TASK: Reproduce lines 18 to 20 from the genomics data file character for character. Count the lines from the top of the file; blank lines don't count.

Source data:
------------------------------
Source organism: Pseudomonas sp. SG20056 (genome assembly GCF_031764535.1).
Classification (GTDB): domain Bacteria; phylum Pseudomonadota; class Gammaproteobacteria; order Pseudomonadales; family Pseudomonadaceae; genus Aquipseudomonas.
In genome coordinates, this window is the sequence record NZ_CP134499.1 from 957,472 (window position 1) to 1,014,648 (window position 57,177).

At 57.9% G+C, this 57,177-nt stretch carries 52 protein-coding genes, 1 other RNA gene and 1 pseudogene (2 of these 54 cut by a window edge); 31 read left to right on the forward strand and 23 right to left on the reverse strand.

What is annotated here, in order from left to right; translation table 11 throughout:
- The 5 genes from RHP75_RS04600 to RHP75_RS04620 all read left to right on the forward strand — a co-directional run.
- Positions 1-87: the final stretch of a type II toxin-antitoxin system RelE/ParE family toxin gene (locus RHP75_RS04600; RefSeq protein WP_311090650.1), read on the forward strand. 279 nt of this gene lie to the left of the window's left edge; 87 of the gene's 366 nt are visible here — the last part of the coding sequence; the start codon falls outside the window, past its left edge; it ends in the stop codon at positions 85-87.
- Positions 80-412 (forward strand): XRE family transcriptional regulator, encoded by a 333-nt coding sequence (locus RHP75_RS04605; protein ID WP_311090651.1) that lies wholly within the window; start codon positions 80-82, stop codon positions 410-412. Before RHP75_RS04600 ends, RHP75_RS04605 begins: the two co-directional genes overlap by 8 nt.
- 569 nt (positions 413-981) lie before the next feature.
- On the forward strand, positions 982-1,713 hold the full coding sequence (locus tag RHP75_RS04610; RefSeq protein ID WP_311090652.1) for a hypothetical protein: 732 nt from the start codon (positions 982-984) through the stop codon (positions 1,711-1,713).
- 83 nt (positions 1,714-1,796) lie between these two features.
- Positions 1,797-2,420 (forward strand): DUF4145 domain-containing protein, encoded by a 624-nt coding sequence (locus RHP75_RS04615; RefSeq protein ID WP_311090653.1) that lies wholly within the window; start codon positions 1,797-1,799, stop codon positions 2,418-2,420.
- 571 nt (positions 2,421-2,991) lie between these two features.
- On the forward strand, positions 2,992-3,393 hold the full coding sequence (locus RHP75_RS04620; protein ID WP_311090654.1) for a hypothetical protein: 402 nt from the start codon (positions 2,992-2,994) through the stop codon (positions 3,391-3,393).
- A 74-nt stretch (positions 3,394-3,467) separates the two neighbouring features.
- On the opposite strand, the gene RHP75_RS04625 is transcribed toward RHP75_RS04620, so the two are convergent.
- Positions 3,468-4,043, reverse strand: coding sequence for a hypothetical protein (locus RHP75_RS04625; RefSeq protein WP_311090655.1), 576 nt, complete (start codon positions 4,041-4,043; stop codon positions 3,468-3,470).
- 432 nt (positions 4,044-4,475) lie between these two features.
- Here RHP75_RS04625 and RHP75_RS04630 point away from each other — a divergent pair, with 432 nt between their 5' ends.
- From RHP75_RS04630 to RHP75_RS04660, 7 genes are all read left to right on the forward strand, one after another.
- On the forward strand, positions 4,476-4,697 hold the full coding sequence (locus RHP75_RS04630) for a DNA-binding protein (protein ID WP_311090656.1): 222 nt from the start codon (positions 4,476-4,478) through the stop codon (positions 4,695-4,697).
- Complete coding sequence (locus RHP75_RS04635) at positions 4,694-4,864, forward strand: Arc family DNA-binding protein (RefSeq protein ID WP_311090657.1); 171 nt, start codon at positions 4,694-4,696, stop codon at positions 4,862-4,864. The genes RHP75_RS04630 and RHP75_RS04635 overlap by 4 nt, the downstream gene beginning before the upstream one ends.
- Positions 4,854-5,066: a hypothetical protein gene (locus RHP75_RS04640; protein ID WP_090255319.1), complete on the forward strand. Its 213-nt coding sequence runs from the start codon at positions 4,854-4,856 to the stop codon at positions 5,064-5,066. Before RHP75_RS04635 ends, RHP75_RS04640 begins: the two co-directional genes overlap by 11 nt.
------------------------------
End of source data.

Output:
- 432 nt (positions 4,044-4,475) lie between these two features.
- Here RHP75_RS04625 and RHP75_RS04630 point away from each other — a divergent pair, with 432 nt between their 5' ends.
- From RHP75_RS04630 to RHP75_RS04660, 7 genes are all read left to right on the forward strand, one after another.